May 20, 2013

"If you look at the top 10 health problems around the world, they are much more common in men."

"But the current focus is predominantly on women's health."
[Sarah Hawkes from the University of London's Institute of Global Health] says that when you look at recent data, men lose three times more years of healthy living than women because of tobacco, alcohol and unsafe driving.

"It's cool to be a man that smokes and drinks — who drives a fast motorbike, or fast cars," she says. "If you were really serious about saving lives, you would spend money tackling unhealthy gender norms" that promote these risky behaviors.
So the "health problems" that have to do with men are personal behavioral choices. The focus on women is about pregnancy and childbirth, where health care is needed. In that view, what's wrong concentrating on women? That focus is really about the next generation, which includes males and females.

64 comments:

bpm4532 said...

Women's "health" is all about abortion.

Joe said...

Since risk taking behavior is, historically, one of the more important selection criterion used by women when selecting a mate, how is this not "blaming the victim?"

The Drill SGT said...

likely that is 'men' not 'mean' in

to do with mean

but with a feminist, you can't always tell.

Freudian?

elkh1 said...

"That focus is really about the next generation, which includes males and females."

If the males survive pass their risky behavior to want babies. If the babies are not choice-out by the females.

Smilin' Jack said...

It's cool to be a man that smokes and drinks — who drives a fast motorbike, or fast cars," she says. "If you were really serious about saving lives....

Who wants to save the lives of a bunch of smelly drunks? Good riddance, I say.

wfgodbold said...

So pregnancy & childbirth is a personal behavioral choice when it's convenient for women, and "really about the next generation" when convenient for women.

Nice.

Bear said...

Is pregnancy and childbirth not a choice now? Oh, not a "behavioral" choice. I get it now. Unlike the men's health issues (where we want to change behavior), we don't want to fix the behavior that causes these "womens health issues", we just want to fix them. Gotcha.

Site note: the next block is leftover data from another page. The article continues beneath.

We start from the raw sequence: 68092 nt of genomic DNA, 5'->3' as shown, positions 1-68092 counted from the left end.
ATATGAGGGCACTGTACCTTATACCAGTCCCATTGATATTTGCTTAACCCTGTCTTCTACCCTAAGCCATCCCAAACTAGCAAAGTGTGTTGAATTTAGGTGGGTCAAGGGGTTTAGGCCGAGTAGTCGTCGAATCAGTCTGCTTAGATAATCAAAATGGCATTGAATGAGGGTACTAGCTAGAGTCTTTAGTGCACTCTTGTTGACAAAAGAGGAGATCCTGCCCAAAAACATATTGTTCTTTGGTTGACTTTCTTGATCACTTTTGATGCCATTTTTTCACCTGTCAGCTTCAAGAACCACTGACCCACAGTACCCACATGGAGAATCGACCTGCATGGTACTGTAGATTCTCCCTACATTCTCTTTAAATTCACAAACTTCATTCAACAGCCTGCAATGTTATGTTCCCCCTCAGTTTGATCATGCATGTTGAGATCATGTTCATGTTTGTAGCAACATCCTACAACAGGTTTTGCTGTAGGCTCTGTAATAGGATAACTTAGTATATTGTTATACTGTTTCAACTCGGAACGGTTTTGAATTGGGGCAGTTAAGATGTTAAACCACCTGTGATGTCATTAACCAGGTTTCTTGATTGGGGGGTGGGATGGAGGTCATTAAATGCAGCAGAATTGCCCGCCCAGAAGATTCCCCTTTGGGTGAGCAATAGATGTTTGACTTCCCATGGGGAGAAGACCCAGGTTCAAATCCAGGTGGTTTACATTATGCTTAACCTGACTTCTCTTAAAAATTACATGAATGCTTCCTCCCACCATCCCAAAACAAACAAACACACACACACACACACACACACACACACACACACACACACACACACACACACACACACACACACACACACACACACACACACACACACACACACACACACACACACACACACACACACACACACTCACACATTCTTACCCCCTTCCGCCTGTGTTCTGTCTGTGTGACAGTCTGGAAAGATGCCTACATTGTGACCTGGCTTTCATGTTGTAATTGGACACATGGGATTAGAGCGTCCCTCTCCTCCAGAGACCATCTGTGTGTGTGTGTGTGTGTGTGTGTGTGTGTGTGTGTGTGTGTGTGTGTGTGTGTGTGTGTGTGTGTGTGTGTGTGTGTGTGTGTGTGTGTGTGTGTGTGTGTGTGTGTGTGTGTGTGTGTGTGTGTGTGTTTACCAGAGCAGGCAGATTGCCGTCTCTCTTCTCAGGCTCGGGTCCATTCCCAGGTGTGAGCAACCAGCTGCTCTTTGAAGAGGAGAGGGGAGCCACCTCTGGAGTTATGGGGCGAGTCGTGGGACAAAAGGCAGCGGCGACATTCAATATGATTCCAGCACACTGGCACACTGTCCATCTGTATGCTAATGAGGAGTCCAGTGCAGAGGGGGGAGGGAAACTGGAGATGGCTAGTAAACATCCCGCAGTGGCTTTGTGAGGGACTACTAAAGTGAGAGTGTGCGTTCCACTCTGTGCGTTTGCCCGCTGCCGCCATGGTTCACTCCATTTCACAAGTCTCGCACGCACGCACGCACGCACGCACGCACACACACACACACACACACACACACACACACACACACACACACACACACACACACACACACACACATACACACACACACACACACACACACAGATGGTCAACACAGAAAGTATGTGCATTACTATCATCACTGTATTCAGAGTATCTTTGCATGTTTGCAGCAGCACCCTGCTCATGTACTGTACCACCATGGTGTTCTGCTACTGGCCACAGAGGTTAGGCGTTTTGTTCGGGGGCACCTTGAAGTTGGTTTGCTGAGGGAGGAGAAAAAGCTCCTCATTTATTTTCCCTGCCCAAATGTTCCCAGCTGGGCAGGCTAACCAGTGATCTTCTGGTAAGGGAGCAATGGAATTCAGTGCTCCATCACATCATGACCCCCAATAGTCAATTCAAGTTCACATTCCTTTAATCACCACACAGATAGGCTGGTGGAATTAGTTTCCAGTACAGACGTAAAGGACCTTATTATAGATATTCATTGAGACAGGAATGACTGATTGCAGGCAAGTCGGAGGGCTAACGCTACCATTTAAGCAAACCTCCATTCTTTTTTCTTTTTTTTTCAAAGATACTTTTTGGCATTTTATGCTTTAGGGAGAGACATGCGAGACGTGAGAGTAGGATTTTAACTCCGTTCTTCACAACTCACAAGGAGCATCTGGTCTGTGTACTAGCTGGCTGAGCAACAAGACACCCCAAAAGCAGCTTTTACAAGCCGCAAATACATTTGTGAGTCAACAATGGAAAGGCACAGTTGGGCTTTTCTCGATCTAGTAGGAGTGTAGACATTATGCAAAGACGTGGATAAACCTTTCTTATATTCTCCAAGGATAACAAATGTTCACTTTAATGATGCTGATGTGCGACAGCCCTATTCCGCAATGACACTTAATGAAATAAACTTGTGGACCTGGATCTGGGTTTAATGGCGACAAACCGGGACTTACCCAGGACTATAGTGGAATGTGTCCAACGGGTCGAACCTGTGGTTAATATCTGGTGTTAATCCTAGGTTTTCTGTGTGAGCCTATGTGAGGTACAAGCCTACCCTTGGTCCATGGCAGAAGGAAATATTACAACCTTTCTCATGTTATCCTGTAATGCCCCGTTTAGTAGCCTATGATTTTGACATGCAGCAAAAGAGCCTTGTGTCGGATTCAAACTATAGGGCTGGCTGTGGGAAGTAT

Nonapod said...

It's interesting to me that most first world "health problems" these days often boil down to personal lifestyle choices. Historically of course this isn't the case. In olden times contracting tuberculosis or some other lethal infection wasn't a choice.

Mitchell the Bat said...

"It's cool to be a man that smokes and drinks — who drives a fast motorbike, or fast cars," she says.

Steve McQueen called. He wants his life back.

Bear said...

Is pregnancy and childbirth not a choice now? Oh, not a "behavioral" choice. I get it now. Unlike the men's health issues (where we want to change behavior), we don't want to fix the behavior that causes these "womens health issues", we just want to fix them. Gotcha.

edutcher said...

The Attic Greeks understood moderation in all things.

So did the Plains Indians when it came to smoking.

Stupid generally gets you killed, one way or t'other.

bpm4532 said...

Women's "health" is all about abortion.


Women's "health" is all about abortion?

FIFY.

The Drill SGT said...

likely that is 'men' not 'mean' in

to do with mean

but with a feminist, you can't always tell.

Freudian?


There are no accidents, but sometimes a typo is just a typo.

(I originally thought fat-fingered, but I didn't want to get yelled at)

Abdul Abulbul Amir said...


OTOH, breast and prostrate cancer kill roughly equal numbers, but breast cancer gets vastly more funding.

BarrySanders20 said...

What's the point of tacking on a few creaky old years on the back end if you can't enjoy drinking and fast cars and loose women and risk-taking during your good years?

ricpic said...

By today's standards not one of the men who moved the world forward in the 19th and 20th centuries lived healthy. They had bigger fish to fry. By all means let the bulk of our nanny state's attention focus on women. The more men escape its horrible concern the greater the possibility that actual vigor will survive.

Strelnikov said...

At last! A solution to our health problems: Change gender norms!!! Why didn't I think of that? Oh, right. I live in the real world. Thank God we have academics working on this.

Strelnikov said...

"What's the point of tacking on a few creaky old years on the back end if you can't enjoy drinking and fast cars and loose women and risk-taking during your good years?"

Doctor: I'm afraid you only have six months to live.